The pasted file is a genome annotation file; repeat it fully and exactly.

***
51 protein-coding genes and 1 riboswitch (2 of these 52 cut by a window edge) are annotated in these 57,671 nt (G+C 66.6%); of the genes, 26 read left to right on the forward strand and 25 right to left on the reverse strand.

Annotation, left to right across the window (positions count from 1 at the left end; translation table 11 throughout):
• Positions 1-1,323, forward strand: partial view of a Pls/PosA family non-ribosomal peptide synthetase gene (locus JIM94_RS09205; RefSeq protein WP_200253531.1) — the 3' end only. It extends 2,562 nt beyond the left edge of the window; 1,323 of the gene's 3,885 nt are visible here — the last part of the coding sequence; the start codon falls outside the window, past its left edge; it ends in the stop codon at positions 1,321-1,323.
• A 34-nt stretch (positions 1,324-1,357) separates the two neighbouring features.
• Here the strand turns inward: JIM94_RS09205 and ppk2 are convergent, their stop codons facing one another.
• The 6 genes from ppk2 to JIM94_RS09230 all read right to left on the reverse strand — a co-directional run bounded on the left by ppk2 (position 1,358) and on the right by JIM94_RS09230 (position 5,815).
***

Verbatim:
51 protein-coding genes and 1 riboswitch (2 of these 52 cut by a window edge) are annotated in these 57,671 nt (G+C 66.6%); of the genes, 26 read left to right on the forward strand and 25 right to left on the reverse strand.

Annotation, left to right across the window (positions count from 1 at the left end; translation table 11 throughout):
• Positions 1-1,323, forward strand: partial view of a Pls/PosA family non-ribosomal peptide synthetase gene (locus JIM94_RS09205; RefSeq protein WP_200253531.1) — the 3' end only. It extends 2,562 nt beyond the left edge of the window; 1,323 of the gene's 3,885 nt are visible here — the last part of the coding sequence; the start codon falls outside the window, past its left edge; it ends in the stop codon at positions 1,321-1,323.
• A 34-nt stretch (positions 1,324-1,357) separates the two neighbouring features.
• Here the strand turns inward: JIM94_RS09205 and ppk2 are convergent, their stop codons facing one another.
• The 6 genes from ppk2 to JIM94_RS09230 all read right to left on the reverse strand — a co-directional run bounded on the left by ppk2 (position 1,358) and on the right by JIM94_RS09230 (position 5,815).